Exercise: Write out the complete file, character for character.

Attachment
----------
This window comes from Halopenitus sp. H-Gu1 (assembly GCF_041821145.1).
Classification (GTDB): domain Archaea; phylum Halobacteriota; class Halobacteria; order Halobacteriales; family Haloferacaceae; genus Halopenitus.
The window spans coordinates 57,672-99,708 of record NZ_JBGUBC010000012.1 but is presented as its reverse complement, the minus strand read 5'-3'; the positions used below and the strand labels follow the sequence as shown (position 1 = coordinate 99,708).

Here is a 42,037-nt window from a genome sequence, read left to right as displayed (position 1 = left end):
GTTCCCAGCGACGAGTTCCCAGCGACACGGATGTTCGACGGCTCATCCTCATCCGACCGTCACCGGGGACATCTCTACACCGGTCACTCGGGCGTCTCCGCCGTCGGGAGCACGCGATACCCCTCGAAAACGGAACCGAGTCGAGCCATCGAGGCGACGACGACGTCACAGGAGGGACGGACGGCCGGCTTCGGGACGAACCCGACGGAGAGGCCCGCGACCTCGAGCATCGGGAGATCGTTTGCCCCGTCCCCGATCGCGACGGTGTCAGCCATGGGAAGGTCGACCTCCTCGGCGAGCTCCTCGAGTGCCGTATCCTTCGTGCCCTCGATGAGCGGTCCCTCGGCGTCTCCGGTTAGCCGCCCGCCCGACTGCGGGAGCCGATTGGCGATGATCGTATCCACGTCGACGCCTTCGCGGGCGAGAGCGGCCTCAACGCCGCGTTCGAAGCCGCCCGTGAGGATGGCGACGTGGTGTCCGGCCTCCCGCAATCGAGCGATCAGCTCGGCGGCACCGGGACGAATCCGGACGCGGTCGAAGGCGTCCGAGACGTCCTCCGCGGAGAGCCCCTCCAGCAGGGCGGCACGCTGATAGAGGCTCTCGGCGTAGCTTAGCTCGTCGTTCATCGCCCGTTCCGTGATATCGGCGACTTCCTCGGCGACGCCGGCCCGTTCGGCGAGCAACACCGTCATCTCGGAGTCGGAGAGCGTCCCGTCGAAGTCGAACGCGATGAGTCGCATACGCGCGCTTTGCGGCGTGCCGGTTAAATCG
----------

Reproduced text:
This window comes from Halopenitus sp. H-Gu1 (assembly GCF_041821145.1).
Classification (GTDB): domain Archaea; phylum Halobacteriota; class Halobacteria; order Halobacteriales; family Haloferacaceae; genus Halopenitus.
The window spans coordinates 57,672-99,708 of record NZ_JBGUBC010000012.1 but is presented as its reverse complement, the minus strand read 5'-3'; the positions used below and the strand labels follow the sequence as shown (position 1 = coordinate 99,708).

Here is a 42,037-nt window from a genome sequence, read left to right as displayed (position 1 = left end):
GTTCCCAGCGACGAGTTCCCAGCGACACGGATGTTCGACGGCTCATCCTCATCCGACCGTCACCGGGGACATCTCTACACCGGTCACTCGGGCGTCTCCGCCGTCGGGAGCACGCGATACCCCTCGAAAACGGAACCGAGTCGAGCCATCGAGGCGACGACGACGTCACAGGAGGGACGGACGGCCGGCTTCGGGACGAACCCGACGGAGAGGCCCGCGACCTCGAGCATCGGGAGATCGTTTGCCCCGTCCCCGATCGCGACGGTGTCAGCCATGGGAAGGTCGACCTCCTCGGCGAGCTCCTCGAGTGCCGTATCCTTCGTGCCCTCGATGAGCGGTCCCTCGGCGTCTCCGGTTAGCCGCCCGCCCGACTGCGGGAGCCGATTGGCGATGATCGTATCCACGTCGACGCCTTCGCGGGCGAGAGCGGCCTCAACGCCGCGTTCGAAGCCGCCCGTGAGGATGGCGACGTGGTGTCCGGCCTCCCGCAATCGAGCGATCAGCTCGGCGGCACCGGGACGAATCCGGACGCGGTCGAAGGCGTCCGAGACGTCCTCCGCGGAGAGCCCCTCCAGCAGGGCGGCACGCTGATAGAGGCTCTCGGCGTAGCTTAGCTCGTCGTTCATCGCCCGTTCCGTGATATCGGCGACTTCCTCGGCGACGCCGGCCCGTTCGGCGAGCAACACCGTCATCTCGGAGTCGGAGAGCGTCCCGTCGAAGTCGAACGCGATGAGTCGCATACGCGCGCTTTGCGGCGTGCCGGTTAAATCG